Regardless, I struggle to understand why any left-winger persists with this utterly right-wing party. Starmer's direction has been clear since 2020. The message is not at all vague, he and Reeves are promising a return to austerity. If that isn't sinking in it's only because people prefer the fantasy of Labour to the patent reality, the colour red more salient than the words being spoken.

    • 1 June 2024 at 3:18pm
      XopherO says: @ freshborn
      "A bit silly for anyone to suggest that Abbott and Shaheen were treated differently due to their race. They were treated exactly the same as any other left-winger." I don't quite agree. There is obvious misogyny, which has dogged Labour since its birth and which Butler obliquely refers to. There is more than a hint of racism on top. These two coloured women have been singled out for special attention because of their popularity, particularly as bold, successful examples to other coloured women. Their charisma simply shows up Starmer's Labour's greyness and lack of conviction. One thing is sure, whatever Starmer's politics were his behaviour suggests strongly he would make a poor PM - another reason not to vote for him. He clearly has no political philosophy, and no empathy. Does he have psychopathic tendencies? As Butler comments, "Both cases seem marked by an appetite not only for factional victory but outright cruelty."

  • 1 June 2024 at 3:55pm
    RegPresley says:
    Labour has always been pretty factional. In 2019, Momentum launched a campaign to deselect rightwingers, emboldened by the fact that their faction had taken a grip on party membership (and fee-paying supporters). This campaign, disingenuously characterised as 'democratic' as though the members were not just self-selected, well, members, didn’t get very far and was extinguished by the disastrous result of the December 2019 election. The party won the arguments, apparently, but lost the election. To an egregious charlatan.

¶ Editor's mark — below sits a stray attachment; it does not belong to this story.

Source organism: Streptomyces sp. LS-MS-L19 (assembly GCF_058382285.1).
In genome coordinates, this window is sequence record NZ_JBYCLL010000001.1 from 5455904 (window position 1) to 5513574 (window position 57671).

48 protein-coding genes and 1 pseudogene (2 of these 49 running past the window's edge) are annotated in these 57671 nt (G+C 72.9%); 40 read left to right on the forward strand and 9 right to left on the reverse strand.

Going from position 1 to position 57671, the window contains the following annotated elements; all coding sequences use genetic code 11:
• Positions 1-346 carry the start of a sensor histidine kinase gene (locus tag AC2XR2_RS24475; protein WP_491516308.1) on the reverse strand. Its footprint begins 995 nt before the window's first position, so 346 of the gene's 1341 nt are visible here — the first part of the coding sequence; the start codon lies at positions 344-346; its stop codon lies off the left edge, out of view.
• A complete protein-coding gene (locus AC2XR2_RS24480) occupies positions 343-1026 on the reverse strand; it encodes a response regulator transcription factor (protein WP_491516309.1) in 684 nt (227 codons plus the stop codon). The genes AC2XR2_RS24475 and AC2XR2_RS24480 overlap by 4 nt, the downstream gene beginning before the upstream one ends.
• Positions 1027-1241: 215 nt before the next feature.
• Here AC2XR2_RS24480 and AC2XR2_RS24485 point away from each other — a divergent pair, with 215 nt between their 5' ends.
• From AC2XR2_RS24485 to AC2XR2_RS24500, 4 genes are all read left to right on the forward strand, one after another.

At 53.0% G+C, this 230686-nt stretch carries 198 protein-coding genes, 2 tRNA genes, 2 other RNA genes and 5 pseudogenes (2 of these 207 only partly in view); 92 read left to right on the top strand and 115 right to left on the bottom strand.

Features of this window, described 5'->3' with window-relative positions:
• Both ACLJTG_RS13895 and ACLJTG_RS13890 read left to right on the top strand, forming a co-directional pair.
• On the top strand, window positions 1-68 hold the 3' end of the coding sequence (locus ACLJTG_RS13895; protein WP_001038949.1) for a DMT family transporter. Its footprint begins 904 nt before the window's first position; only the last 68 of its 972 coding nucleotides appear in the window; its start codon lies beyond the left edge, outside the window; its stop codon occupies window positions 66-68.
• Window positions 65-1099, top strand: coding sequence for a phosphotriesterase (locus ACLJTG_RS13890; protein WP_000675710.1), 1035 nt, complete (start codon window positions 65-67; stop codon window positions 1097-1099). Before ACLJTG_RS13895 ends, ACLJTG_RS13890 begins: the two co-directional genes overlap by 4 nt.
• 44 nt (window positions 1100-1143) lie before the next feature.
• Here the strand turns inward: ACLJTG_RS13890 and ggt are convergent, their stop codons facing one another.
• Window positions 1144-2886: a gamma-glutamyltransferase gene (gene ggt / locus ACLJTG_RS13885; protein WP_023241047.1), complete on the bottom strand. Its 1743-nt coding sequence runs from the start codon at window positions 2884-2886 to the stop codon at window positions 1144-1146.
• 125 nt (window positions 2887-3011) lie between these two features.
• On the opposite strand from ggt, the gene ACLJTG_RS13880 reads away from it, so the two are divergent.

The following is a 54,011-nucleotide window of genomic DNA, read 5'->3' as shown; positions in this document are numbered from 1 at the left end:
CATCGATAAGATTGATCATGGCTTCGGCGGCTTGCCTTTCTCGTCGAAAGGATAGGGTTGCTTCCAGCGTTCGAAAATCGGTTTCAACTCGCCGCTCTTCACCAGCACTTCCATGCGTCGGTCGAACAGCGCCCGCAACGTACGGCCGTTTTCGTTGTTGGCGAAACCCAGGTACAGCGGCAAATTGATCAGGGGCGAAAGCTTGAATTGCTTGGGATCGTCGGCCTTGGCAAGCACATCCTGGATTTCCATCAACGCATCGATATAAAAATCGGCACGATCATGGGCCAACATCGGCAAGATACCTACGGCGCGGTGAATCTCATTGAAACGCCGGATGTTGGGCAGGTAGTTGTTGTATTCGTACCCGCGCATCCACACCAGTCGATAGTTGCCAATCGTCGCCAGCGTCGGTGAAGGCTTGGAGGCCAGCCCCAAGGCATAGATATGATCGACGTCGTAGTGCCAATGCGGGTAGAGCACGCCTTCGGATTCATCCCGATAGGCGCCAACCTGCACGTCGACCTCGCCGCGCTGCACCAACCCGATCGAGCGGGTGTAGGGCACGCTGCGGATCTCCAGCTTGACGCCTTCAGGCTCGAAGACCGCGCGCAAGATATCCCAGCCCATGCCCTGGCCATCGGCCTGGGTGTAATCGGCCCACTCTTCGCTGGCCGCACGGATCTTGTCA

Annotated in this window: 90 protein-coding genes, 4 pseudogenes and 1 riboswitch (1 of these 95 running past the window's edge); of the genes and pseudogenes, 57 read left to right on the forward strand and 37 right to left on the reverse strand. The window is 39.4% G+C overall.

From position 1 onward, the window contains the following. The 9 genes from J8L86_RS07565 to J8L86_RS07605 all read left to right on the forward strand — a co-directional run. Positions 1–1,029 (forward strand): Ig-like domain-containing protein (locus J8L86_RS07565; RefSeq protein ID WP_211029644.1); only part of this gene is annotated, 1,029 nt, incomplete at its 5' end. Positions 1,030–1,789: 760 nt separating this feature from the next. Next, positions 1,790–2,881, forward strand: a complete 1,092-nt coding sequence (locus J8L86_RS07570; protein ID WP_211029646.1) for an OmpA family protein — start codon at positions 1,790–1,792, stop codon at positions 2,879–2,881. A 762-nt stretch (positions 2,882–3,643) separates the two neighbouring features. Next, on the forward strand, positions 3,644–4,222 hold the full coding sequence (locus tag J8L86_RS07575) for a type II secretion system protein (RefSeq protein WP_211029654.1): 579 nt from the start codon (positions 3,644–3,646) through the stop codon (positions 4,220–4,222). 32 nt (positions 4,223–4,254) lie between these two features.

After that defeat, and after Starmer's victory in the leadership contest, a different faction took over. This faction is different from the Momentum faction not only in espousing more moderate ('centrist' if you like) policies and approaches but also in its ruthless focus on the small matter of winning power. Corbyn's entire career was an exercise in avoiding that issue, as was obvious to everyone who knew him or had followed him since the 80s. He only became leader by accident after all, an accident that helped produce the extraordinary spectacle of a choice at the December 2019 election between two bizarrely unsuitable candidates for prime minister.

    One can argue till the cows come home about the relative merits of sticking to one's principles in politics or being prepared to modify or even compromise those principles in order to become the government. But this is at this moment a largely academic argument. Certainly politics is about principles but it is not *only* about principles, and electoral politics - which is what we are watching just now - does, for obvious reasons, prioritise the principle of winning.

    As for complaints that Labour's offer is vague, this is unconvincing in substance - after the missions, the first steps, the specific approaches already spelled out in most policy areas - but is also a strangely mistimed complaint; in a week or two the manifesto will be published. That will be the time to complain about vagueness, though it's likely to be an even less convincing complaint then than it is now.

    • 1 June 2024 at 5:13pm
      XopherO says: @ RegPresley